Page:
Interesting Reading and Book Reviews
Discovering E B Richards
by Dan Stewart
I nearly retired from being a school teacher a few years ago. I say nearly retired because I am a frequent substitute teacher at the local high school. A few months ago I was asked to substitute in one of the biology classes To my delight, on shelves in the back of the room was an extensive collection numbering sixty three of stuffed birds. They seemed to be in pretty good condition thanks to the Plexiglas cover over the shelves without any signs of bug infestation.
After a more thorough inspection of the bird mounts, I decided they were home made because of the wood block pedestals on which they were all perched. They seemed a little less stuffed than the mounts that the education committee uses for our grade school presentations. Each mount had a small paper tag attached with a piece of string. The tags recorded the common name, scientific name, gender, date and place of collection, and the name E.B.Richards. I was excited to read that all these birds were collected over a hundred years ago in the first two decades of the twentieth century.
Later that day, I asked what the regular biology teacher, Mrs. Allison Cassel, knew about the mounts. She, the third generation of a family of school teachers in the local schools, told me that the mounts had been in the back of the classroom as long as she had been a teacher there. She showed me a drawing of the book cases done by her father many years earlier which served as a key to the birds. It was her understanding that the collection had been discarded by a local library when Dick Soule, a biology teacher gave them a home at the high school. Dick Soule was my biology teacher in high school five decades ago. She couldn’t tell me anything about E.B.Richards, a naturalist of some ability and reputation.
A few days later Jim Groeser and I took the Plexiglas cover off the birds, made a preliminary inspection of the mounts and verified the identifications. Some of them were out of place according to Mrs. Cassel’s key. We put them back where they belonged. Several of the common names have changed since the early twentieth century and we made those notations on the key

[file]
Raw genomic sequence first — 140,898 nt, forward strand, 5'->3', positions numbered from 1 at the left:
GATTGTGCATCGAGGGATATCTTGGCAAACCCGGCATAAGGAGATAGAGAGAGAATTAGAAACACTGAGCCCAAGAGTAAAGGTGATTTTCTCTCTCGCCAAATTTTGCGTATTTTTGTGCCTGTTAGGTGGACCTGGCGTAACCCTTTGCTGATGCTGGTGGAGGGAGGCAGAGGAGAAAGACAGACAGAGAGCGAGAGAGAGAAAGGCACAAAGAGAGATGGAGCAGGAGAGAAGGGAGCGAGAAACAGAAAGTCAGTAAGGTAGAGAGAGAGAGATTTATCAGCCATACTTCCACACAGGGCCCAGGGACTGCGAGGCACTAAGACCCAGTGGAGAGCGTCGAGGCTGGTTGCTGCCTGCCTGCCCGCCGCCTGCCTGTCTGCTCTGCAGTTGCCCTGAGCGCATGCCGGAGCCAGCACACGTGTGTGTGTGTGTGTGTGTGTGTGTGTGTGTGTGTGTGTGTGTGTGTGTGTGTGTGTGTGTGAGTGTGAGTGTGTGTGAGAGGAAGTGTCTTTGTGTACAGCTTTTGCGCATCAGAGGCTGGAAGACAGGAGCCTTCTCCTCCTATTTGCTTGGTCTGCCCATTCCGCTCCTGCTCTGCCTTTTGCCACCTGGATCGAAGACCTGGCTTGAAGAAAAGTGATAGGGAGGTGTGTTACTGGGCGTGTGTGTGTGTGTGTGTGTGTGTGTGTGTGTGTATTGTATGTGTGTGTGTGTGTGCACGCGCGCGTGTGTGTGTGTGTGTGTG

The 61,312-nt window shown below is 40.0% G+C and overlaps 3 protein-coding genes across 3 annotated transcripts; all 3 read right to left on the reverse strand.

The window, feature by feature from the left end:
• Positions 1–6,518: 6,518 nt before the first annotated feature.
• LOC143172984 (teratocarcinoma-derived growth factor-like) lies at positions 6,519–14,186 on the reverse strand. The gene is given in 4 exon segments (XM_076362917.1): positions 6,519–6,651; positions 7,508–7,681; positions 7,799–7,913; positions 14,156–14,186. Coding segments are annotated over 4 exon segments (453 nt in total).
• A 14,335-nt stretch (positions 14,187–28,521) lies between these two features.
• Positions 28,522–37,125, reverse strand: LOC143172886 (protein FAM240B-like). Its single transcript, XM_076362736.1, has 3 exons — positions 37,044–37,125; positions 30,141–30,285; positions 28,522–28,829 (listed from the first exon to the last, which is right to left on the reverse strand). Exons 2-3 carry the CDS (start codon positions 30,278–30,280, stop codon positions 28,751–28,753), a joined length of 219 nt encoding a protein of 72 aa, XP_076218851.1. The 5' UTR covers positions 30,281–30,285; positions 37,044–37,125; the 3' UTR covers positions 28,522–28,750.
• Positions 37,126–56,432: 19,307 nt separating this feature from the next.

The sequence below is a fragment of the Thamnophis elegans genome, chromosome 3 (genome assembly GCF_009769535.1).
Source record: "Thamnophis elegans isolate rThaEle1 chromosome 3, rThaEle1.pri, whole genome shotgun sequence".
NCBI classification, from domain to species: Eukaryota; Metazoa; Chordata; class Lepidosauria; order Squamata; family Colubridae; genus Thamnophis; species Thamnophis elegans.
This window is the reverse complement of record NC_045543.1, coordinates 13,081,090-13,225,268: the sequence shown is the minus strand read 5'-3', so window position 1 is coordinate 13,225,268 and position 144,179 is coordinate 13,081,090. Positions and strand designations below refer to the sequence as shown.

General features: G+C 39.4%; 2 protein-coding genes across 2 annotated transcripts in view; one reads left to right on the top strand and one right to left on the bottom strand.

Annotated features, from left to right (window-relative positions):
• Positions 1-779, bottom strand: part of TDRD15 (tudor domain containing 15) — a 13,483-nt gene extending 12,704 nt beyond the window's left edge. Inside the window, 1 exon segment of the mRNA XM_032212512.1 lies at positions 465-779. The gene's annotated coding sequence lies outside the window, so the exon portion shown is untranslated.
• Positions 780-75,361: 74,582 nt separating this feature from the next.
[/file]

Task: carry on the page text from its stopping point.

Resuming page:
After some research about the maintenance and preservation of the specimens I decided to “do no harm” and just leave them alone. Specimens mounted in those years were generally preserved with arsenic, which accounts for their well preserved state, but makes handling them a safety issue.
Ed Pandolfino was successful in tracking down E.B.Richards’s article “Birds of the Grass Valley District” in the “Condor”, the journal of the Cooper Union Ornithological Society. In it, Mr. Richards comments on local species and their abundance and migration habits in and around the Grass Valley area. The paper was published in 1924. Ed also suggested Rudy Darling do a comparison between the bird abundances then and now.
GRASS VALLEY BIRDS THEN AND NOW
by Rudy Darling
Thanks to the efforts of Dan Stewart and Ed Pandolfino, I have come into possession of a most interesting article titled, “Land Birds of Grass Valley District.” It appeared in the May 1924 issue of The Condor, the journal of the Cooper Ornithological Society. In it the author, E.B. Richards, lists the birds he has observed in a roughly ten-mile radius of Grass Valley, and offers notes on the species’ occurrence. I thought it would be fun to compare some of his observations to what we are finding today.
Two species immediately stood out to me. The first was his entry for Road-runner – “Resident in limited numbers in the southern part of the Grass Valley district.” When was the last time anyone saw a Road-runner in Nevada County, or even in northern California? There was one across the Valley a few years back that created quite a stir, so you know they must be rare around these parts. I did get one report of one at the LOP Wastewater Plant, but it did not stick around for confirmation, and I have my doubts. That would have been something, though!